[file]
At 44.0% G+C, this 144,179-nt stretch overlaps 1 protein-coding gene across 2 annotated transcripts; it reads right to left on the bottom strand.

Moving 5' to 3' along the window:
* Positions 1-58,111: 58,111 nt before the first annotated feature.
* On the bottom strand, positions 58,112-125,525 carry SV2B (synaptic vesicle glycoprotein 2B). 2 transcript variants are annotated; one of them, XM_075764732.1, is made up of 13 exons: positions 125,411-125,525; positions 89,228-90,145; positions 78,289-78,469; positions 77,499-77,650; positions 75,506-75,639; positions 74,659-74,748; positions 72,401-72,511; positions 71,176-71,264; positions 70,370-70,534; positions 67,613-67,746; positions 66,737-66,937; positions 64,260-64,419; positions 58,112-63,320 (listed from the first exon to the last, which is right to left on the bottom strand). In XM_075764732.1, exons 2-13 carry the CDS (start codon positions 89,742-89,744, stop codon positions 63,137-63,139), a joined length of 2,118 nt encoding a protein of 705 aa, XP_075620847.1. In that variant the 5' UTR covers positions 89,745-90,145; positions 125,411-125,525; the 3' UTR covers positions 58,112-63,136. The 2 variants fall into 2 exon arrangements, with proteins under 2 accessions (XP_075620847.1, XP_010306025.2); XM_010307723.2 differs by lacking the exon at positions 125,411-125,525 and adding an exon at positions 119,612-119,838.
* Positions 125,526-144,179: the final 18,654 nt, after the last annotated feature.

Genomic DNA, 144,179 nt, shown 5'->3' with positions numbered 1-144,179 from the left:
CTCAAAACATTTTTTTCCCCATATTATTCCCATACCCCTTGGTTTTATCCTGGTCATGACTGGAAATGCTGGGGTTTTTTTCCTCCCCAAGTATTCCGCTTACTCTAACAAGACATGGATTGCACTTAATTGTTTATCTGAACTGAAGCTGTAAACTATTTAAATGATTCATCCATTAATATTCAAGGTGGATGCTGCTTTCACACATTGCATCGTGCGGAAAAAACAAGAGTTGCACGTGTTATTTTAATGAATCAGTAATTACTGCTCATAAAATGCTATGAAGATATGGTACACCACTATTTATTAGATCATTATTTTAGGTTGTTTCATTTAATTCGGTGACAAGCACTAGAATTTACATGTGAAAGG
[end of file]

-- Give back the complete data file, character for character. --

At 44.0% G+C, this 144,179-nt stretch overlaps 1 protein-coding gene across 2 annotated transcripts; it reads right to left on the bottom strand.

Moving 5' to 3' along the window:
* Positions 1-58,111: 58,111 nt before the first annotated feature.
* On the bottom strand, positions 58,112-125,525 carry SV2B (synaptic vesicle glycoprotein 2B). 2 transcript variants are annotated; one of them, XM_075764732.1, is made up of 13 exons: positions 125,411-125,525; positions 89,228-90,145; positions 78,289-78,469; positions 77,499-77,650; positions 75,506-75,639; positions 74,659-74,748; positions 72,401-72,511; positions 71,176-71,264; positions 70,370-70,534; positions 67,613-67,746; positions 66,737-66,937; positions 64,260-64,419; positions 58,112-63,320 (listed from the first exon to the last, which is right to left on the bottom strand). In XM_075764732.1, exons 2-13 carry the CDS (start codon positions 89,742-89,744, stop codon positions 63,137-63,139), a joined length of 2,118 nt encoding a protein of 705 aa, XP_075620847.1. In that variant the 5' UTR covers positions 89,745-90,145; positions 125,411-125,525; the 3' UTR covers positions 58,112-63,136. The 2 variants fall into 2 exon arrangements, with proteins under 2 accessions (XP_075620847.1, XP_010306025.2); XM_010307723.2 differs by lacking the exon at positions 125,411-125,525 and adding an exon at positions 119,612-119,838.
* Positions 125,526-144,179: the final 18,654 nt, after the last annotated feature.

Genomic DNA, 144,179 nt, shown 5'->3' with positions numbered 1-144,179 from the left:
CTCAAAACATTTTTTTCCCCATATTATTCCCATACCCCTTGGTTTTATCCTGGTCATGACTGGAAATGCTGGGGTTTTTTTCCTCCCCAAGTATTCCGCTTACTCTAACAAGACATGGATTGCACTTAATTGTTTATCTGAACTGAAGCTGTAAACTATTTAAATGATTCATCCATTAATATTCAAGGTGGATGCTGCTTTCACACATTGCATCGTGCGGAAAAAACAAGAGTTGCACGTGTTATTTTAATGAATCAGTAATTACTGCTCATAAAATGCTATGAAGATATGGTACACCACTATTTATTAGATCATTATTTTAGGTTGTTTCATTTAATTCGGTGACAAGCACTAGAATTTACATGTGAAAGG